Shares in retailer Marks & Spencer (MKS) jumped by 31.5p to 296p after a better performance at the food arm helped sales beat expectations for the last three months of the financial year. On a like-for-like basis, UK sales in the three months to March fell 4.2% with general merchandise down 4.8% and food 3.7% lower. However, analysts had been expecting a fall of 6.5% to 7.5%. Group sales rose by 1.9% with UK sales down 0.3%. Of that, general merchandise fell by 1.2%, with clothing down 1% and home products sales 2.3% lower, while food rose by 0.4%. Meanwhile, online sales rose by 20% with international sales up 23%. Chairman Sir Stuart Rose commented: "Our customers are responding positively to the actions we have taken, resulting in an improved sales performance this quarter in both General Merchandise and Foods." The firm said customers responded well to its its increased innovation, better ranging and sharper values highlighted by its Wise Buys, Dine In and Family Favourite offers. "In line with our previous guidance for 2008/09, we expect UK retail gross margin to be around 175 basis points lower than last year, operating cost growth of 4-5% and capital expenditure to be no more than 700 million pounds," the statement concluded. "The figures suggest that Q3 2008/9 may have marked the nadir of M&S's sales performance in the current downturn. In particular, there are signs that the turnaround strategy for Food, introduced by the new Director of Food, John Dixon (appointed July 2008), may be gaining traction," commented broker Charles Stanley. "With the balance sheet already starting to look slightly stretched (H1 2008/9 gearing 173%), we expect a 50% dividend cut to be announced with the full year results," it added.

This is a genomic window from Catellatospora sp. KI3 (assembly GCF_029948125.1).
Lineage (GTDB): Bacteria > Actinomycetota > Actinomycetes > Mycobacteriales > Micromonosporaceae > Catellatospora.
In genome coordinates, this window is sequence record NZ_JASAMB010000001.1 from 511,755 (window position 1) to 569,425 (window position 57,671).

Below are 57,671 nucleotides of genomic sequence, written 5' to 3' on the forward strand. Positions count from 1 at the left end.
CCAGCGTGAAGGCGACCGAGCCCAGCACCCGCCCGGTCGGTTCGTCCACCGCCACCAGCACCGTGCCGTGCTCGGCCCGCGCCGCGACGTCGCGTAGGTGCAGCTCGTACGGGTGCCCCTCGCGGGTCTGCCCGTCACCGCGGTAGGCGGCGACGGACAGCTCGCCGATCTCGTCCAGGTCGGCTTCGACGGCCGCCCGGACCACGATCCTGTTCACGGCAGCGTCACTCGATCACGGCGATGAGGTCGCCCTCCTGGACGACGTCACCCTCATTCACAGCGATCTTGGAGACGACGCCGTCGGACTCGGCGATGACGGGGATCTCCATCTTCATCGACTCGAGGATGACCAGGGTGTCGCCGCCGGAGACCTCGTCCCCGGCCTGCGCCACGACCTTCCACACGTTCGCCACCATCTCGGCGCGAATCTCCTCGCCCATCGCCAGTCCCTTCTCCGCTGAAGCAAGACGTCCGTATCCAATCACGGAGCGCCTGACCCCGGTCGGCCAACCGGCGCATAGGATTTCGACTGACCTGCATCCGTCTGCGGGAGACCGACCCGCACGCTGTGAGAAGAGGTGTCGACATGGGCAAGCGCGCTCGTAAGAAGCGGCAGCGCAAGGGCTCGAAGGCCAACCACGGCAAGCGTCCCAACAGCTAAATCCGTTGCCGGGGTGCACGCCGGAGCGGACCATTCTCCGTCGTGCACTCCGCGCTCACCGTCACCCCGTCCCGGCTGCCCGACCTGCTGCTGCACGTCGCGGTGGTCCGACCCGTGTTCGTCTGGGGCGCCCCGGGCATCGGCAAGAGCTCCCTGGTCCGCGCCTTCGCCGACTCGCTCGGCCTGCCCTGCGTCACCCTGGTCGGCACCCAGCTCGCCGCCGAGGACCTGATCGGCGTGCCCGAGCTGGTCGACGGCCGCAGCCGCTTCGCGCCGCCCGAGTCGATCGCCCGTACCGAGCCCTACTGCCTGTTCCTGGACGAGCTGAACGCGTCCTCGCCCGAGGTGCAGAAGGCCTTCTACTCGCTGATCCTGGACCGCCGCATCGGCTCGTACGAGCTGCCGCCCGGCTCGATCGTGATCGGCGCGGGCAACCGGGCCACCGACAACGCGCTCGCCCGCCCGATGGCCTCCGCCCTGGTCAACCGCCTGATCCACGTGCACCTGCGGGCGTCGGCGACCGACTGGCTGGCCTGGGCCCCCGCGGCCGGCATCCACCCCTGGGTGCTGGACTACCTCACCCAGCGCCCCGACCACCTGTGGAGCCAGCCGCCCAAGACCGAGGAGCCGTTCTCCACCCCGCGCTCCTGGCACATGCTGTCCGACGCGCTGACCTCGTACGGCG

UK Analyst Market Report

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Are you still holding Marks and Spencer? They surprised the market yesterday and had a good day, although even they may cut the dividend in the short term at least.

 

Not anymore, I sold any retail shares I had - I've abandoned the value investing approach for now as I think it's too early and even the great Warren Buffett got it wrong. Seasonally (10-year Dow cycle), I don't see years 2010, 2011 and the beginning of 2012 as being very good so I'm going to stick with trading for now. I just can't handle holding shares anymore that keep dropping in value, have rights issues diluting the share price or dividends being axed/cut.

 

I'm happier being out of the market and in lots of cash when the market becomes overbought - swing trading seems the better stratergy for now and positioning for the rallies as and when they occur.

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Not anymore, I sold any retail shares I had - I've abandoned the value investing approach for now as I think it's too early and even the great Warren Buffett got it wrong. Seasonally (10-year Dow cycle), I don't see years 2010, 2011 and the beginning of 2012 as being very good so I'm going to stick with trading for now. I just can't handle holding shares anymore that keep dropping in value, have rights issues diluting the share price or dividends being axed/cut.

 

I'm happier being out of the market and in lots of cash when the market becomes overbought - swing trading seems the better stratergy for now and positioning for the rallies as and when they occur.

I would tend to agree. I think swing trading over a few days or weeks is probably the way to go right now.

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I'm happier being out of the market and in lots of cash when the market becomes overbought - swing trading seems the better stratergy for now and positioning for the rallies as and when they occur.